While I like Gladiator (especially with the extra scenes on the DVD), so far I've never seen anything in a sword-and-sandals epic to match a heart-wrenching scene in Spartacus with Kirk Douglas. Spartacus's army, after nearly getting out of Italy, is defeated, his men are captured, and the Roman general offers the captured slaves their lives if they'll give up Spartacus. Tony Curtis (talk about miscast!) and another of the slave commanders both leap up and declare themselves Spartacus before the "real" Spartcus can. Others then get to their feet, all claiming to be Spartacus (whose fate was sure to be a slow, torturous death) rather than turn Spartacus over to the Romans. I tell ya, I tear up just thinking about it. Do I care about Spartacus? You better believe it!

Give me characters I can care about, or at least find interesting. That's what makes a movie -- or any kind of story -- worthy of my time and money.

Saturday, August 27, 2005

Snip, snip here, snip, snip there....

Ah well, I've done it again. Added too much backstory to my first chapters, that is. So now I'm going back and doing a little trimming. Not that I "throw out" any of this, though. I put it in separate documents on the computer, with names like "C and M discuss R," which translates into "Constance and Merrick discuss Ranulf." That's a bit where two secondary characters (formerly a hero and heroine in their own book) talk about the hero of the new book.

Why get rid of it? Well, for one thing, Constance and Merrick have already had their own book, thank you very much, so they shouldn't really be front and center in a scene in Ranulf's story. For another, they're just talking -- not exactly dynamic. And while there's important information about Ranulf here, it would be better if Ranulf himself reveals this, and later on, as a means to deepen the relationship between Ranulf and his heroine, Beatrice. And by delaying, I'm adding some narrative tension. This is a bit of a tightrope, though -- if you don't give the readers enough information, it's a turn-off. Too much, and you lose suspense. I'm revising with that balancing act in mind before I proceed.

RE TV: Rome -- how I wish we could see this. I was seriously tempted to subscribe to specialty cable to get this, but I watch enough TV as it is. I'll just have to wait until it's on "regular" TV, or get the DVD. It has to be better than Empire, which was, I think, the worst thing I've ever seen. Seriously. Don't get me started on the history, or lack thereof, unless you want to see steam pouring out of my ears.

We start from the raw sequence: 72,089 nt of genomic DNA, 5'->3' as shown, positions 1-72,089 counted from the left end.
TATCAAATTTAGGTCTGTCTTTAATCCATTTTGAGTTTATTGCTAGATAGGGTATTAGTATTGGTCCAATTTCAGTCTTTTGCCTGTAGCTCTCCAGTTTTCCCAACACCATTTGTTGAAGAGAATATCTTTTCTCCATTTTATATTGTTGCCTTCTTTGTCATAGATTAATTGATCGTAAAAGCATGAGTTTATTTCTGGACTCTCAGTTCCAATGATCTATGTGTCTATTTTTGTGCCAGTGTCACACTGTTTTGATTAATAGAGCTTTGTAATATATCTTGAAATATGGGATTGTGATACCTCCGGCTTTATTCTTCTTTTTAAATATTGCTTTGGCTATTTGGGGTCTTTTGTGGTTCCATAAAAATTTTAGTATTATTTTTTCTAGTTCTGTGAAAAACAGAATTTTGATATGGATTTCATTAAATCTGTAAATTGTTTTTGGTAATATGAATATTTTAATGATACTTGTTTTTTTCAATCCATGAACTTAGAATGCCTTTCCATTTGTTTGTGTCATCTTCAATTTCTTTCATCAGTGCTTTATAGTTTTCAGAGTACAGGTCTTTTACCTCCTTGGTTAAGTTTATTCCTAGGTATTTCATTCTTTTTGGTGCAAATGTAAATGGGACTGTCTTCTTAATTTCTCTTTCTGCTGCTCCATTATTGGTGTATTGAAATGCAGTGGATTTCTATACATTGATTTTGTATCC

And in Kitty News: Luis the Knave apparently thinks getting in the back of the recliner sofa (aka TV Central) and gnawing on the fabric is fun. The Count, meanwhile, has got to have the most innocent, "Who, me?" look going. When he's caught doing something he shouldn't, he just looks at you with those big innocent kitty eyes... I've decided they have to go back to their "dorm" when it's time for me to write; they are simply too distracting. The Dowager continues to take sanctuary when they're out and about, but no cat fights yet (here's hoping!).

Thursday, August 25, 2005

The next time you're laughing at a cover, please spare a moment's thought for the unfortunate author....

Being a romance author, I'm used to having my covers mocked. I'm used to having romance covers in general mocked. And to that, I usually say, "Meh." It's like shooting fish in a barrel. Way, way, too easy.

I do wish the folks who snark would spare a sympathetic thought for the author who labored for weeks and probably months on the contents, though. With few exceptions, romance authors have no say over the covers, and trust me, I know when I've got a snarkworthy one. It's not a pleasant feeling, to put it mildly. I feel...well, terrible is probably a good word to describe it. Disappointed, too. It's like you've labored to make something beautiful and somebody comes along and slaps a really ugly coat of paint over it. Yes, the thing you created is still there, and underneath that paint, it's still good, but the first thing people are going to see is that paint.

I confess I also snark about my less-than-delightful covers. However, it's a very different thing to snark about one's own cover than to hear somebody else make fun of it. As Lucy Maud Montgomery writes in Anne of Green Gables, "'Oh, but there's such a difference between saying a thing yourself and hearing other people say it," wailed Anne. 'You may know a thing is so, but you can't help hoping other people don't quite think it is.'"

That is so true.

On the other hand, when you get a really beautiful cover, it's a complete and total thrill. But even then, I know some people would find something to snark about here. It goes with the territory.


Wednesday, August 24, 2005

Quote o' the Week

From Nora Roberts:

"My notion of a romantic evening is when my husband does the dishes. It's great foreplay."